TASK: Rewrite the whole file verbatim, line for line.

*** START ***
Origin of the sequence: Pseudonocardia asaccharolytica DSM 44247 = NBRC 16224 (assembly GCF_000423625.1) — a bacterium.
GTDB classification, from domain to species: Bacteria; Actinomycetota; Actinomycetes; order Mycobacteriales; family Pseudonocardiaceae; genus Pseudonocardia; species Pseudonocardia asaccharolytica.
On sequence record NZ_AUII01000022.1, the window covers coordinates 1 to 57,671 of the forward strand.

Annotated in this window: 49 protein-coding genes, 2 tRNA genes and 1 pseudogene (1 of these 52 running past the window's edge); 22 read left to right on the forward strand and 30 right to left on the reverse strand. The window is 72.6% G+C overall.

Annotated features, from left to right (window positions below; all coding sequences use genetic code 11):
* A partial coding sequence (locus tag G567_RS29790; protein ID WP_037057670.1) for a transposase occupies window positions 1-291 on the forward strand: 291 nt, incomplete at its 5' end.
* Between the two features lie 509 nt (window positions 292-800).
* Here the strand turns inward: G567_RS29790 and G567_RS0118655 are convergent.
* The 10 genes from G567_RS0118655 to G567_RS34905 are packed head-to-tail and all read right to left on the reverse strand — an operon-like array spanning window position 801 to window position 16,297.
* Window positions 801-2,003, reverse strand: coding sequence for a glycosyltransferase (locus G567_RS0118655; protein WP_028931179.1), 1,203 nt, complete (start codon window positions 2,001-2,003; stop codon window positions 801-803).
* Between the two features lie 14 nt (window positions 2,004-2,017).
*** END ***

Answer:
Origin of the sequence: Pseudonocardia asaccharolytica DSM 44247 = NBRC 16224 (assembly GCF_000423625.1) — a bacterium.
GTDB classification, from domain to species: Bacteria; Actinomycetota; Actinomycetes; order Mycobacteriales; family Pseudonocardiaceae; genus Pseudonocardia; species Pseudonocardia asaccharolytica.
On sequence record NZ_AUII01000022.1, the window covers coordinates 1 to 57,671 of the forward strand.

Annotated in this window: 49 protein-coding genes, 2 tRNA genes and 1 pseudogene (1 of these 52 running past the window's edge); 22 read left to right on the forward strand and 30 right to left on the reverse strand. The window is 72.6% G+C overall.

Annotated features, from left to right (window positions below; all coding sequences use genetic code 11):
* A partial coding sequence (locus tag G567_RS29790; protein ID WP_037057670.1) for a transposase occupies window positions 1-291 on the forward strand: 291 nt, incomplete at its 5' end.
* Between the two features lie 509 nt (window positions 292-800).
* Here the strand turns inward: G567_RS29790 and G567_RS0118655 are convergent.
* The 10 genes from G567_RS0118655 to G567_RS34905 are packed head-to-tail and all read right to left on the reverse strand — an operon-like array spanning window position 801 to window position 16,297.
* Window positions 801-2,003, reverse strand: coding sequence for a glycosyltransferase (locus G567_RS0118655; protein WP_028931179.1), 1,203 nt, complete (start codon window positions 2,001-2,003; stop codon window positions 801-803).
* Between the two features lie 14 nt (window positions 2,004-2,017).